66. Garth Turner doesn’t really believe in a market correction, he discovered another lucrative source of income, rabid Bears that hang out on his website ranting and raving and making him a LOT of Adsense money. Bears are notorious Ad Clickers.

    They also buy his e-books and go to his live shows to rant and rave with the other 45-58 year old fat divorced men with beards and tucked in Sears dress shirts their moms gave them 12 years ago. White guy baggy jeans and square toe black dress shoes.

    Did you know Garth owns 7 houses?

  67. Dasmo, dasmo, you haven’t been into a nice house or business have you?

    We do complex renderings, 3D modelling, blueprints, we work with developers and have a solid understanding of all building codes, etc etc

    Build custom “anything”.

  68. I was one of the defenders of Oaklands, not Leo.

    And despite the rampant crime here, not one egg has hit the house to date 😉

  69. Awe thanks Nan, appreciate that 🙂

    Yes think of me as a devils advocate, nailing the truth…

    And yes, became multi millionaire very easily not working, and drive a brand new car (0% financing, 7 year full warrenty), and live in a super nice house in central Oak Bay.

    It’s all about figuring out the system, find out where the sheep are going to go and get there first, but in my case, I found out where the Sharks wanted to be and got their first and made them pay for it.

    I’ve been on and off this blog predicting average house prices way above what everyone here guessed, am always right… Why? Because Victoria is the next wealth retreat for global buyers… So get in while you can and make em pay… And who knows, get rich as well.

    I’m not a guy either btw, 33 year old interior designer here… I get full discounts on all my nice house stuff.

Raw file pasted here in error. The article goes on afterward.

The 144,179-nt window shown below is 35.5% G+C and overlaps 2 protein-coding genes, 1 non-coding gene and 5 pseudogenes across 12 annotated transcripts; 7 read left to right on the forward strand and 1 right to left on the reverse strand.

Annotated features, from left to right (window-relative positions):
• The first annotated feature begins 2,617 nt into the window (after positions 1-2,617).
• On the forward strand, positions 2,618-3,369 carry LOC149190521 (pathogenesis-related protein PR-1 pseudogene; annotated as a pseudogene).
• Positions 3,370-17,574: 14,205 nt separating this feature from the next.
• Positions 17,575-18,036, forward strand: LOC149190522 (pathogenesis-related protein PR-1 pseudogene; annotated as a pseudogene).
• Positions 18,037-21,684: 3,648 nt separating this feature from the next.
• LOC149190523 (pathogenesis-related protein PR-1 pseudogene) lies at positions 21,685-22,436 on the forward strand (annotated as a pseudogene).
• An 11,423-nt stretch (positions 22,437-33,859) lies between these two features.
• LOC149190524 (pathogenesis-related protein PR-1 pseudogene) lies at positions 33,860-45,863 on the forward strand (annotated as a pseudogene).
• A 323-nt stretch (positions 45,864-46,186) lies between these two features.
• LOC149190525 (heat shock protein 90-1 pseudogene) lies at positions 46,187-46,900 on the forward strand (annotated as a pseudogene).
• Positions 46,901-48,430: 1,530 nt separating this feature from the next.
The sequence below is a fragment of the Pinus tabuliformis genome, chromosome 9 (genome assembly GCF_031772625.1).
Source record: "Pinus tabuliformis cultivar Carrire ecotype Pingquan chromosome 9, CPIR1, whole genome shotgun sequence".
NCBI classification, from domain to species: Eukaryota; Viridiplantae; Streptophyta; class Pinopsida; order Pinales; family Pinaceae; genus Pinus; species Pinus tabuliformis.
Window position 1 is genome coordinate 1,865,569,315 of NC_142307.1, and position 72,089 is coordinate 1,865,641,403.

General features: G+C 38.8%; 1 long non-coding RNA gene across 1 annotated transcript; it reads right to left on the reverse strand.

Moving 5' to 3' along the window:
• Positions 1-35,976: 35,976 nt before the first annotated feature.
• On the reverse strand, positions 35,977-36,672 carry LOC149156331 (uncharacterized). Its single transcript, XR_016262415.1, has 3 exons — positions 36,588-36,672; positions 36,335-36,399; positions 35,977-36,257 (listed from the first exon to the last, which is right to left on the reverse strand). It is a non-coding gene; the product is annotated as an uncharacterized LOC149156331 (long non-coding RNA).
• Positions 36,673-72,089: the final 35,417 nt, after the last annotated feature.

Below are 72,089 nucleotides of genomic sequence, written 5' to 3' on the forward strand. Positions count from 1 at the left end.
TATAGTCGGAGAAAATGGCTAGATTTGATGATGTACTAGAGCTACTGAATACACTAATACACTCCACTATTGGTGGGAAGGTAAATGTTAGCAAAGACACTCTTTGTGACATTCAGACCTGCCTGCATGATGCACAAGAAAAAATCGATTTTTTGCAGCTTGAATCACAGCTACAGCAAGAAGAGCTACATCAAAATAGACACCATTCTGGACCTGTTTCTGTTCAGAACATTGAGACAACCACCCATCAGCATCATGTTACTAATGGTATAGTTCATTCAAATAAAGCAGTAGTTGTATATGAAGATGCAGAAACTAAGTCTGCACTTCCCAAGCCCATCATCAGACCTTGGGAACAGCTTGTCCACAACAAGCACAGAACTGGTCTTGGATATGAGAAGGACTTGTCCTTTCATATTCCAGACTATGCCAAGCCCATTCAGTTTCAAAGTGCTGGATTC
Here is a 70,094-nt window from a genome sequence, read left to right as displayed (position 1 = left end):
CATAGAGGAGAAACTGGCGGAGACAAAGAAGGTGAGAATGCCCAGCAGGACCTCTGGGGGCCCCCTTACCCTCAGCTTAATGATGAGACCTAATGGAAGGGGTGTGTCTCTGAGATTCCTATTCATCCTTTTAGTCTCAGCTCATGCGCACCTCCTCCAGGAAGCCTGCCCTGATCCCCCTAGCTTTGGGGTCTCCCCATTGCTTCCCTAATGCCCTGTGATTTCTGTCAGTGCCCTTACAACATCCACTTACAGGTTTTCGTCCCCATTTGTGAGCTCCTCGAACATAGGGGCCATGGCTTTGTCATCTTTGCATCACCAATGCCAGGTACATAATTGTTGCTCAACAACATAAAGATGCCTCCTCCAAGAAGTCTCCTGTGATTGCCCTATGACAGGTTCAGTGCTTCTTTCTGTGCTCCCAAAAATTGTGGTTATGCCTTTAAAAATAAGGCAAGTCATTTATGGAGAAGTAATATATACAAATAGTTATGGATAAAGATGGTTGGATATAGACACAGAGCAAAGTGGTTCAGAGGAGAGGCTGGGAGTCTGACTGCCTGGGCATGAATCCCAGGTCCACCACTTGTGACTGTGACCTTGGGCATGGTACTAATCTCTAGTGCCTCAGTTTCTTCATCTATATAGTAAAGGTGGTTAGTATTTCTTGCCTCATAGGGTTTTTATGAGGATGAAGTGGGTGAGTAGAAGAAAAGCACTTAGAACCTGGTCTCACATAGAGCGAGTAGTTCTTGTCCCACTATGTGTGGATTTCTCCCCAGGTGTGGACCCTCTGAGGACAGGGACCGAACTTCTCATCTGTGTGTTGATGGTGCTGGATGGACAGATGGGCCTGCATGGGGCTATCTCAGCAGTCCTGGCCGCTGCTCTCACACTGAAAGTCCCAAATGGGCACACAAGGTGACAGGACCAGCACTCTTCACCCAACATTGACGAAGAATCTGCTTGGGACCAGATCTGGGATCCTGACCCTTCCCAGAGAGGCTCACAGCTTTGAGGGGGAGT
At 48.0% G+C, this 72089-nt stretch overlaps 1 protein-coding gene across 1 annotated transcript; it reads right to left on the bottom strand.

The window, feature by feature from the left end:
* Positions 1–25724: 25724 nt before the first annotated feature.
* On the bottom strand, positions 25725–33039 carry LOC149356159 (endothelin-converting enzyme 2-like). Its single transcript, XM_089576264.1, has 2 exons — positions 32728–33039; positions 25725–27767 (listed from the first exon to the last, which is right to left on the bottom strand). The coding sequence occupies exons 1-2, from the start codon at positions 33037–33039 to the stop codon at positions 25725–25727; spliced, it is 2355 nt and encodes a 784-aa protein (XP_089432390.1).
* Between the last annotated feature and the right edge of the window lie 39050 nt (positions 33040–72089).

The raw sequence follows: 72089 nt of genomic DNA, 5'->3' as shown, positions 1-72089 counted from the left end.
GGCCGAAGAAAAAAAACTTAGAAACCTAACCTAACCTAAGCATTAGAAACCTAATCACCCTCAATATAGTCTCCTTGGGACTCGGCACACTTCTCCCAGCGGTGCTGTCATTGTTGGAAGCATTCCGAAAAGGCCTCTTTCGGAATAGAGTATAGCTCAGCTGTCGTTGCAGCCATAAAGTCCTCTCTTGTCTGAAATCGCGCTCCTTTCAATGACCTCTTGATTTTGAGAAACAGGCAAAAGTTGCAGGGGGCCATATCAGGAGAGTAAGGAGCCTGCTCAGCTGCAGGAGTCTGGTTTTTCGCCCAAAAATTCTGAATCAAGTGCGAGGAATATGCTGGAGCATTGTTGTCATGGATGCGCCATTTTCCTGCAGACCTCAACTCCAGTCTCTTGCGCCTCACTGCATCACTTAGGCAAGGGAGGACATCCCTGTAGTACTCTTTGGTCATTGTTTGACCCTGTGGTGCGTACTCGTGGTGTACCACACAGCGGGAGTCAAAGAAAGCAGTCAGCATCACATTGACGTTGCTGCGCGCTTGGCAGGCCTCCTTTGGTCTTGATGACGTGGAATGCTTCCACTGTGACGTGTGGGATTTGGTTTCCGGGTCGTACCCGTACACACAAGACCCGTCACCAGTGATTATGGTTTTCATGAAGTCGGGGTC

70. It totally pisses me off. Doesn’t listening to VictoriaVv piss you off?
    Who knows what he does for a living but because he’s unruffled by the risk in the world, hes accepting potentially crippling interest rate risk but he’s accumulating equity, he’s bragging, telling people how the system works and they listen, probably driving a nice car and living in a nice house. He gets all the superficial parts of having money without having to earn any. While folks with real careers and earning power that save responsibly and have low risk tolerance have to tolerate this broken hierarchy. the problem is that he’s right- it pisses me off that some of my friends are doing better than me because they were superficial enough to buy big houses they couldn’t afford but have been rewarded for that.

  71. Risk is absolutely not always reward. The higher the risk the greater the potential positive AND negative. Many techniques are used to manage risk including research and analysis but in the housing market you cannot predict beyond a few months well imo – only that long-term you will likely benefit from appreciation in the core of Victoria with a SFH if you can hold through a down cycle. As stated before, having to sell for some reason during a down cycle can be catastrophic.

  72. I was shopping in 2011-12 and no one was buying. I had no competition for a nice little Fairfield shack.

    Yep. 2013 when we bought there wasn’t a soul interested in the house. After it had already been listed for weeks and had dropped in price my wife suggested we take a look at it. Then we took our sweet time with a couple inspections and some back and forth. And that was a reasonably renovated place with a complete 2BR suite. In retrospect it was a good deal, but at the time no one else thought so.